The ongoing COVID-19 pandemic brings to the fore many health system weaknesses that we always knew were there, but not too bothersome to be addressed. The media has focused on paid sick leave as a public health policy to permit infected workers to stay at home to avoid infecting their colleagues and clients. As many health workers crisscross the country to contribute to the pandemic response, my recent experience with physician locum contracting could be instructive to others.
As a pediatrician and health policy expert, every few years, I take time off my clinical practice to do locum contracts that enable me to do some writing and pro bono global health consulting. In November 2019, I surrendered my long term contract to focus on a book. By January 2020, I was itching to get back to work, and the book had advanced to a near-complete first draft; all that I had left to do was to work through several iterations of revisions between my writing coach, editors, and me.
I took up a locum ambulatory care position in Maine just in time for the identification of the first cases of COVID-19. As the disease spread in the community and to health care colleagues, I gave a second thought to my locum contract. That night, it was time for me to do a careful re-read of the contract.
As an employed pediatrician, one of the benefits of my long-term contract was a health insurance policy. When I terminated my long-term employment contract, I also lost my health insurance coverage. It was a little bit unsettling to be in Maine, far from home in North Dakota, without health insurance in the middle of a raging COVID-19 epidemic.
The contract said, “[Name of locum agency] does not pay for social security, workers’ compensation, unemployment, insurance of health and accident insurance.”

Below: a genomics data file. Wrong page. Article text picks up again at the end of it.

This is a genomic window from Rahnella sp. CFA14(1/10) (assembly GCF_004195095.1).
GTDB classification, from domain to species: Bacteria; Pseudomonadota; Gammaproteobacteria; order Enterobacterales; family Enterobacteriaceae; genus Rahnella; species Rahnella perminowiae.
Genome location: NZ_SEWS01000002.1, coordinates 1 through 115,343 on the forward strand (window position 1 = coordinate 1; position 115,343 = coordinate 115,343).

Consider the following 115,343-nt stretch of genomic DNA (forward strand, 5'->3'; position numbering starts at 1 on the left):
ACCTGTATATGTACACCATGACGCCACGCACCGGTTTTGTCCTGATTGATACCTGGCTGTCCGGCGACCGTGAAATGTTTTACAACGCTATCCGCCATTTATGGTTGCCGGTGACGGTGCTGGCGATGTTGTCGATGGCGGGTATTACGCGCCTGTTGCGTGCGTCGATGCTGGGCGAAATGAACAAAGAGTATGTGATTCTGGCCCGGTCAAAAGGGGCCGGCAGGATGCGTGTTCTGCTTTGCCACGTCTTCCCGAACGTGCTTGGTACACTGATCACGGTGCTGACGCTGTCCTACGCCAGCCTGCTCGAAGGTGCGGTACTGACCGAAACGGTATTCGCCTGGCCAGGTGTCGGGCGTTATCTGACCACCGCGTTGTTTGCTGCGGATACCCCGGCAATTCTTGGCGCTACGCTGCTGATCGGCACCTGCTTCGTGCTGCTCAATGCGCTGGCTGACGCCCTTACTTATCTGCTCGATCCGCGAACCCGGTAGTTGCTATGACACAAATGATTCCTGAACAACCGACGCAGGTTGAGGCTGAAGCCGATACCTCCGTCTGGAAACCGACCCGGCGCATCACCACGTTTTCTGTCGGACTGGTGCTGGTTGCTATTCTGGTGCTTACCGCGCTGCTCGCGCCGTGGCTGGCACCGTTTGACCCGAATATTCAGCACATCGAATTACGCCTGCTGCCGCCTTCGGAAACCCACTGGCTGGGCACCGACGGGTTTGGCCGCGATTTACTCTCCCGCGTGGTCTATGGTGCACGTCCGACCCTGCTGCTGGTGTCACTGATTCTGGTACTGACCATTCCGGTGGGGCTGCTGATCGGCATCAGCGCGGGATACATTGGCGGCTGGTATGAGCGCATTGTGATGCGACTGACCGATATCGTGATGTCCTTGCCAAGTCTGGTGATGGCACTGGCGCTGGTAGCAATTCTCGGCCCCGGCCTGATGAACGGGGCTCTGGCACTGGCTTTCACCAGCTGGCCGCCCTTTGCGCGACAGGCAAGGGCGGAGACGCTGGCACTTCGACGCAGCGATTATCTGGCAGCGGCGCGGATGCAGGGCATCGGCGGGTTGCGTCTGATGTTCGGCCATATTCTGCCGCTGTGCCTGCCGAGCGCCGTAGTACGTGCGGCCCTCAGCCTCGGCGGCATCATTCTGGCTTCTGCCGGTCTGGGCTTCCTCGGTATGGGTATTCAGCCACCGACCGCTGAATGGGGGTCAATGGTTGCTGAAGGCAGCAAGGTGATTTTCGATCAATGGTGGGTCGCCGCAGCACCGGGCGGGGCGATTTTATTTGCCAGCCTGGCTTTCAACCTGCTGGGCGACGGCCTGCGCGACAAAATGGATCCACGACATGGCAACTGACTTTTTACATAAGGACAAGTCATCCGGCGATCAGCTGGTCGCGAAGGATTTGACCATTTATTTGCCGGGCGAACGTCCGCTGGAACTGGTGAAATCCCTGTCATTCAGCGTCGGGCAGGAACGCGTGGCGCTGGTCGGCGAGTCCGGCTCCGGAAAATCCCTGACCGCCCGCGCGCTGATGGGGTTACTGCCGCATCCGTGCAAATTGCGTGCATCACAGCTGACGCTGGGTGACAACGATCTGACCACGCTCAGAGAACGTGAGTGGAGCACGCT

Oops, that’s not right, I thought.
I searched for a previous locum contract with another company. On their contract, beyond my basic remuneration, they didn’t even bother to say anything about protections or benefits for the contractor.
Both contracts were careful to phrase the locum doctor’s position as an independent contractor. I suppose my independence meant that they didn’t need to verify that I had health or disability insurance. They protected themselves by having a rigorous credentialing and onboarding process backed by medical malpractice insurance. But the health and wellbeing of the doctors taking the contracts was, at best, an afterthought.
I called the locum agency in the morning to air my concerns. To their credit, they admitted that the COVID-19 pandemic is an unprecedented event for which no one could have planned. They had developed a fund through which they could support health workers in need. If I took ill, I would have to call them for support. My health care will depend on the benevolence of the locum agency.
My other concern predates COVID-19, but the potential of getting sick helps to clarify all sorts of work-related risks. If I were to develop a cough with sniffles and unable to work around children, I wouldn’t have a timesheet to submit, and that would mean no income for the week to ten days while I am off sick.
Now that my locum contract is over, but the COVID-19 pandemic rages on, I’d be hard-pressed to take another locum contract without health insurance and income protections. Locum agencies must be as meticulous with asking that their contractors have health and disability insurance, with the protection of incomes, as they are with credentialing and malpractice protections. These benefits should be offered by the agency just as they provide medical liability coverage.
Koye Oyerinde is a pediatrician.
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